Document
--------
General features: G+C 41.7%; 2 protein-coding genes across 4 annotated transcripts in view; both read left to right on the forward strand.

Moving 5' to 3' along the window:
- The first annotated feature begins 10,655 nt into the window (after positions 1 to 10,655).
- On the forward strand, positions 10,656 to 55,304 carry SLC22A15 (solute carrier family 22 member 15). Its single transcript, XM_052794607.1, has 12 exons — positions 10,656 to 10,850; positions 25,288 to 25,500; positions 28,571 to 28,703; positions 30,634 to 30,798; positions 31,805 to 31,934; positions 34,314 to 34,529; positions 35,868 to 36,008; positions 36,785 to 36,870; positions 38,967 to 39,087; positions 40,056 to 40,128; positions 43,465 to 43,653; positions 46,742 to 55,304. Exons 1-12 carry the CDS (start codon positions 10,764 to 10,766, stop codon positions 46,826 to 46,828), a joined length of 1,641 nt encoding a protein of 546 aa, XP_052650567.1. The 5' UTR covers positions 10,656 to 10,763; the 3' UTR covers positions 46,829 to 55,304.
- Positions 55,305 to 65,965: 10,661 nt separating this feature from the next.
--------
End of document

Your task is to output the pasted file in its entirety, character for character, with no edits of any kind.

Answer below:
General features: G+C 41.7%; 2 protein-coding genes across 4 annotated transcripts in view; both read left to right on the forward strand.

Moving 5' to 3' along the window:
- The first annotated feature begins 10,655 nt into the window (after positions 1 to 10,655).
- On the forward strand, positions 10,656 to 55,304 carry SLC22A15 (solute carrier family 22 member 15). Its single transcript, XM_052794607.1, has 12 exons — positions 10,656 to 10,850; positions 25,288 to 25,500; positions 28,571 to 28,703; positions 30,634 to 30,798; positions 31,805 to 31,934; positions 34,314 to 34,529; positions 35,868 to 36,008; positions 36,785 to 36,870; positions 38,967 to 39,087; positions 40,056 to 40,128; positions 43,465 to 43,653; positions 46,742 to 55,304. Exons 1-12 carry the CDS (start codon positions 10,764 to 10,766, stop codon positions 46,826 to 46,828), a joined length of 1,641 nt encoding a protein of 546 aa, XP_052650567.1. The 5' UTR covers positions 10,656 to 10,763; the 3' UTR covers positions 46,829 to 55,304.
- Positions 55,305 to 65,965: 10,661 nt separating this feature from the next.